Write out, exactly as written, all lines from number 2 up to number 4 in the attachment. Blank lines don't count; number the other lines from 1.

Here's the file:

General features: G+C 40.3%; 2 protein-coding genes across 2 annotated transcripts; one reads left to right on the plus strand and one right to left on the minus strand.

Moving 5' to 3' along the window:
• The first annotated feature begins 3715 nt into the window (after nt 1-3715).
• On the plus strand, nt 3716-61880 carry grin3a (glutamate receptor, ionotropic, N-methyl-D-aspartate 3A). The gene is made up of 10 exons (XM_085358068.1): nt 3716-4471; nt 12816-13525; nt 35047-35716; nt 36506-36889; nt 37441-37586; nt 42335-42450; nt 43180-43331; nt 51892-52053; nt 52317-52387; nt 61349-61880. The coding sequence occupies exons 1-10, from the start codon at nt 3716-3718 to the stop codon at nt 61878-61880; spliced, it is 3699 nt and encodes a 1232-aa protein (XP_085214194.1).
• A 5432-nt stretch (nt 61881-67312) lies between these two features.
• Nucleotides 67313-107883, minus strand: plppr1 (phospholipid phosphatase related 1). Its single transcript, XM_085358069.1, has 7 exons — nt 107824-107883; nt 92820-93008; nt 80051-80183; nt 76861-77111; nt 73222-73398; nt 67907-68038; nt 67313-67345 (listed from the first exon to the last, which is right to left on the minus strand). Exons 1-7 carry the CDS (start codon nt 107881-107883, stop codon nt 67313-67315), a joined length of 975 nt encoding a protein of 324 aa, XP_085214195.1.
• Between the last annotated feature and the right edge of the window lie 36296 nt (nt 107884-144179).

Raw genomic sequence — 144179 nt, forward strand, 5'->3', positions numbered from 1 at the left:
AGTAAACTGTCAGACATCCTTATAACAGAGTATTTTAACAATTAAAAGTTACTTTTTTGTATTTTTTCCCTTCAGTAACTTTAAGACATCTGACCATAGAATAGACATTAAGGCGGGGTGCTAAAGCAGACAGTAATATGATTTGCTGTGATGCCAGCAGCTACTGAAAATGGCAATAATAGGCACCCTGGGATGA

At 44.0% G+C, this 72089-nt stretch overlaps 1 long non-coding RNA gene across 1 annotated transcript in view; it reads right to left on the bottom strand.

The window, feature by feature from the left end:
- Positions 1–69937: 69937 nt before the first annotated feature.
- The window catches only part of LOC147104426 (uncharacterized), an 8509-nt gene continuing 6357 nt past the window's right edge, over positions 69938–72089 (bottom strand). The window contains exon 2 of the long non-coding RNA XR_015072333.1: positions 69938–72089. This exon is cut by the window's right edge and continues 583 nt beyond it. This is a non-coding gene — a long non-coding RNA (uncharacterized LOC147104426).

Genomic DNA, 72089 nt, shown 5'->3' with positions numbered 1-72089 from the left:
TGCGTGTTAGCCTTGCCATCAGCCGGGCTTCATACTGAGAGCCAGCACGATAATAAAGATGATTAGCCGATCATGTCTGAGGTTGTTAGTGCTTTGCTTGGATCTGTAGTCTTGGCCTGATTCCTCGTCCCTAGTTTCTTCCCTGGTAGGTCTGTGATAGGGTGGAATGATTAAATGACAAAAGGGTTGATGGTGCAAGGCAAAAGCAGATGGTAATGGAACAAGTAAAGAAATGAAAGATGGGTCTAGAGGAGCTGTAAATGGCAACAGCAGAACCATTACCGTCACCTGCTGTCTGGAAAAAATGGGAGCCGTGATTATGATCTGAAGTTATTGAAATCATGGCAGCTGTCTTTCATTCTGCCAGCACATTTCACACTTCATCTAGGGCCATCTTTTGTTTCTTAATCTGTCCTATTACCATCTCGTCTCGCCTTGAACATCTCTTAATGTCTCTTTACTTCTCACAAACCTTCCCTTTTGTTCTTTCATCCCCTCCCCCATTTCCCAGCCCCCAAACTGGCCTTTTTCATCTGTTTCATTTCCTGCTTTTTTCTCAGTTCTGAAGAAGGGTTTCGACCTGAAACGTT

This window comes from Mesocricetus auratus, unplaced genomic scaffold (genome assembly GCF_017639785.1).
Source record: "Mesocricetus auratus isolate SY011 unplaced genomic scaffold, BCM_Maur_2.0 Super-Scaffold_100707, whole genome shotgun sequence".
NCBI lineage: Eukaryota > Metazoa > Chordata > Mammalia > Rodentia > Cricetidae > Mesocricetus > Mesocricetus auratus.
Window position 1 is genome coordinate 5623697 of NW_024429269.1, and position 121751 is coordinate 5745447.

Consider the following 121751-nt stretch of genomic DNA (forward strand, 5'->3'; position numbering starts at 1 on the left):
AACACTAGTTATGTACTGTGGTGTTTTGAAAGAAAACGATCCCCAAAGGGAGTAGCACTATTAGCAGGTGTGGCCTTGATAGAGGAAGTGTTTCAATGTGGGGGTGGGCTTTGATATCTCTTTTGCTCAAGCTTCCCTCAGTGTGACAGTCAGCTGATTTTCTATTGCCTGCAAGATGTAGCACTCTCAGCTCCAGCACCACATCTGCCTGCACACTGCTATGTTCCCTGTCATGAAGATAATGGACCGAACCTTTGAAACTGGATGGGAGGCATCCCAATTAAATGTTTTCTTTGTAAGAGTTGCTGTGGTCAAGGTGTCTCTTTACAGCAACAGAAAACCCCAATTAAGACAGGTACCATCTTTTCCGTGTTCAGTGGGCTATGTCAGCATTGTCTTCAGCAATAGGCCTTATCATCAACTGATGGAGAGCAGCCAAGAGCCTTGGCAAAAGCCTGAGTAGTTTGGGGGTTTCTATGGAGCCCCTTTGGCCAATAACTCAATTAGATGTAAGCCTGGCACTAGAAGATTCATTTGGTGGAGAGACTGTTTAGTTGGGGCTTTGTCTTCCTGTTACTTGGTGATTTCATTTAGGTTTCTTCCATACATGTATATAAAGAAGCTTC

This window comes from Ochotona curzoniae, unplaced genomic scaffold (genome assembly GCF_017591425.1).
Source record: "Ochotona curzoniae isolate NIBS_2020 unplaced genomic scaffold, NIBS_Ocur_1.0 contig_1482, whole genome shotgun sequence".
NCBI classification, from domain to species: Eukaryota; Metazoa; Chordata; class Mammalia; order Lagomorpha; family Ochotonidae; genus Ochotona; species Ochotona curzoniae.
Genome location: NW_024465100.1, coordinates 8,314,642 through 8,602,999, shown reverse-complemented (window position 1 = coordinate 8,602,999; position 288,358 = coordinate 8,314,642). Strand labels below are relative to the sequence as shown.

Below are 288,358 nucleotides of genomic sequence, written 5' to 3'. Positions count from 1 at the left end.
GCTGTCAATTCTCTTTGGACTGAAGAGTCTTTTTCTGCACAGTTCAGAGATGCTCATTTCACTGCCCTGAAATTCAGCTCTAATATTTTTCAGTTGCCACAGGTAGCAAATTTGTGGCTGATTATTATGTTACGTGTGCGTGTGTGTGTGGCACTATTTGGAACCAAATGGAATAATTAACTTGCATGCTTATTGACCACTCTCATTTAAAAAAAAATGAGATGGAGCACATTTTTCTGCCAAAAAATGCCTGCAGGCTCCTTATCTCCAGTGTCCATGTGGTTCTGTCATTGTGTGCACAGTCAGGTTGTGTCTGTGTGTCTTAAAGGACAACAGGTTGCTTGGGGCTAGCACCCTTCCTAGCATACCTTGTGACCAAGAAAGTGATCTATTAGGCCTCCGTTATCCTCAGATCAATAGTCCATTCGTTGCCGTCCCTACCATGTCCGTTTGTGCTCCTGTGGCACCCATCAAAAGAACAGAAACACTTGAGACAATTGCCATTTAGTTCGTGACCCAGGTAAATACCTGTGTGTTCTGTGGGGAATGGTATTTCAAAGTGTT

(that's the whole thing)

Moving 5' to 3' along the window:
• The first annotated feature begins 3715 nt into the window (after nt 1-3715).
• On the plus strand, nt 3716-61880 carry grin3a (glutamate receptor, ionotropic, N-methyl-D-aspartate 3A). The gene is made up of 10 exons (XM_085358068.1): nt 3716-4471; nt 12816-13525; nt 35047-35716; nt 36506-36889; nt 37441-37586; nt 42335-42450; nt 43180-43331; nt 51892-52053; nt 52317-52387; nt 61349-61880. The coding sequence occupies exons 1-10, from the start codon at nt 3716-3718 to the stop codon at nt 61878-61880; spliced, it is 3699 nt and encodes a 1232-aa protein (XP_085214194.1).